Movie Review: “The Current War” is a unique but lower voltage affair

The race to power the United States is the main attraction in “The Current War”, an interesting drama with a terrific cast that should hold your attention, but never really energizes itself enough to make the subject matter truly exciting.

Benedict Cumberbatch is Thomas Edison, the legendary inventor who finds a rival in George Westinghouse played by Michael Shannon (The Shape of Water), who each decide they want to be the pioneering mind to bring electricity into the American household. The wild card here is Nikola Tesla, played by Nicholas Hoult, who could hold the key to the competition if only he could catch a break. Tom Holland plays Edison’s secretary, Samuel Insull, in a neat Spiderman-Dr. Strange reunion from the Marvel movies.

Michael Mitnick directs a gorgeous picture that brings the late 1800s to life, and the cast truly holds the story together with Edison and Westinghouse constantly trying to outdo each other. There are some historic callbacks and the story moves along at a satisfying pace from beginning to end. There also isn’t a clear villain here which makes the audience do a little thinking over who to root for.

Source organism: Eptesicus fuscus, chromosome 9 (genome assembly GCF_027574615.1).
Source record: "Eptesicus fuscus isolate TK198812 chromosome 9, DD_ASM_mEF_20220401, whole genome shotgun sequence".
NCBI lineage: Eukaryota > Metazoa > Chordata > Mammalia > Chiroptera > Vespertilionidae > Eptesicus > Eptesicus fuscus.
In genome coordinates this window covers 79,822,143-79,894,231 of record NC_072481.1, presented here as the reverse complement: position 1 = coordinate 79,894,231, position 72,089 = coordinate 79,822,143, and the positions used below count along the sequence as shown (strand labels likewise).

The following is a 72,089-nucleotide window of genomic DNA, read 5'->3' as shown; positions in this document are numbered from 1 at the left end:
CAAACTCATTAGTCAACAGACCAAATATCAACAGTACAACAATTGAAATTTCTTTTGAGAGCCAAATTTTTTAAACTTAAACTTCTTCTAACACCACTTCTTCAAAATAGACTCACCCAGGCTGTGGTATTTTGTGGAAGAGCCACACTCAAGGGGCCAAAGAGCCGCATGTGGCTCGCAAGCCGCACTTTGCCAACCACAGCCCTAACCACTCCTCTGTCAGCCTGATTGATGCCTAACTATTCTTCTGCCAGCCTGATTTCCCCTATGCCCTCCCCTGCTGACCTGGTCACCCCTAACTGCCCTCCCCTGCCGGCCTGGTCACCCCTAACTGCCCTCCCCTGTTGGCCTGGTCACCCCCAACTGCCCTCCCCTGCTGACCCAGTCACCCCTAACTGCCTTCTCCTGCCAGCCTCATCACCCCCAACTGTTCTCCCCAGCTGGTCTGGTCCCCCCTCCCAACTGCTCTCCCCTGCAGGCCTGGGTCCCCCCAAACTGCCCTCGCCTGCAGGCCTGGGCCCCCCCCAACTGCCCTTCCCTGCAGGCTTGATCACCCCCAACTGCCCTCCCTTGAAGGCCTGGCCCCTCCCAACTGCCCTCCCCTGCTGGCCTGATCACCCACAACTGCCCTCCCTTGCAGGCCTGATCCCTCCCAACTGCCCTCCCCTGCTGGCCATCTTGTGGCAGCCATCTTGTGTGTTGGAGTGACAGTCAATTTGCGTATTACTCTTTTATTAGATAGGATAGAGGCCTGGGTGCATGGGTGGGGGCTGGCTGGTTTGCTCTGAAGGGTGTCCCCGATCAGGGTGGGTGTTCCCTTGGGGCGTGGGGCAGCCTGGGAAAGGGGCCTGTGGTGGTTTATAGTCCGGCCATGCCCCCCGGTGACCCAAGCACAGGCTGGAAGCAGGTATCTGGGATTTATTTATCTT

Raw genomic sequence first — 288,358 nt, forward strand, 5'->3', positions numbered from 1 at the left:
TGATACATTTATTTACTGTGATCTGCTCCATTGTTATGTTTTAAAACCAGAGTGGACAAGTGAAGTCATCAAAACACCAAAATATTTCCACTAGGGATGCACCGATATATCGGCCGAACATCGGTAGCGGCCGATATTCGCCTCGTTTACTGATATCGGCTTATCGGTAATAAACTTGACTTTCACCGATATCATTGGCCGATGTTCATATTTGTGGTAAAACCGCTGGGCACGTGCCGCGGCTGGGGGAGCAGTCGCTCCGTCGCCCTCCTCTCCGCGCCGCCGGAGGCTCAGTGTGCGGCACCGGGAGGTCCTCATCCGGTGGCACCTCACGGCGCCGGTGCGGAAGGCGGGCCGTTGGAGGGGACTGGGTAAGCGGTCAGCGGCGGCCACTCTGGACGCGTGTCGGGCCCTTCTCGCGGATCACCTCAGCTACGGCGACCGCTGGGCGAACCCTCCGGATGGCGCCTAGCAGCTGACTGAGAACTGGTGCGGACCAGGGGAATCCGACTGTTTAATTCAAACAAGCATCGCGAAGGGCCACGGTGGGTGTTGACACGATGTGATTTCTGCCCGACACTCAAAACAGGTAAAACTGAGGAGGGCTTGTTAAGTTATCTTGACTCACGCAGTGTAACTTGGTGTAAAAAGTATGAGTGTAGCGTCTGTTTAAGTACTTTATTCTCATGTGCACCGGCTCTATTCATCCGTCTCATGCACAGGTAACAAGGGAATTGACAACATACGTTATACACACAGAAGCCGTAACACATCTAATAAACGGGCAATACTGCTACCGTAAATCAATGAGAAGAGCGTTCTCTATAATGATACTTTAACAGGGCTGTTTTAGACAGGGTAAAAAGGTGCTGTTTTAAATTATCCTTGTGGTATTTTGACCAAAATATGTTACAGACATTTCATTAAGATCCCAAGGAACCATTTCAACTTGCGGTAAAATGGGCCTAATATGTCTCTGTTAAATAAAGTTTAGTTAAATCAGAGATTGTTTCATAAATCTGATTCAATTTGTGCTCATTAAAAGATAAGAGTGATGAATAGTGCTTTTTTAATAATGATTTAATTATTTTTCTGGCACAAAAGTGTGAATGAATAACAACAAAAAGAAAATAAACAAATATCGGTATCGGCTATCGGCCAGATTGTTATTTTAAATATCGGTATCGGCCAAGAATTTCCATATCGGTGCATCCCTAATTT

The problem with “The Current War” is that the story never really jumps high enough to make this an excellent film. There isn’t any real suspense and the stakes never truly feel that high. Hoult is underused, in playing what could be the most interesting character in the movie, and ultimately because everyone involved is a fairly good guy, it’s tough to make us care who loses in the end.

But it’s a good movie. If you feel like a dramatic science/history period piece I do recommend “The Current War”. It’s a unique experience in a movie environment saturated with reboots and remakes.

The Current War


Rated: PG 13

Running time: 1 Hour 41 minutes


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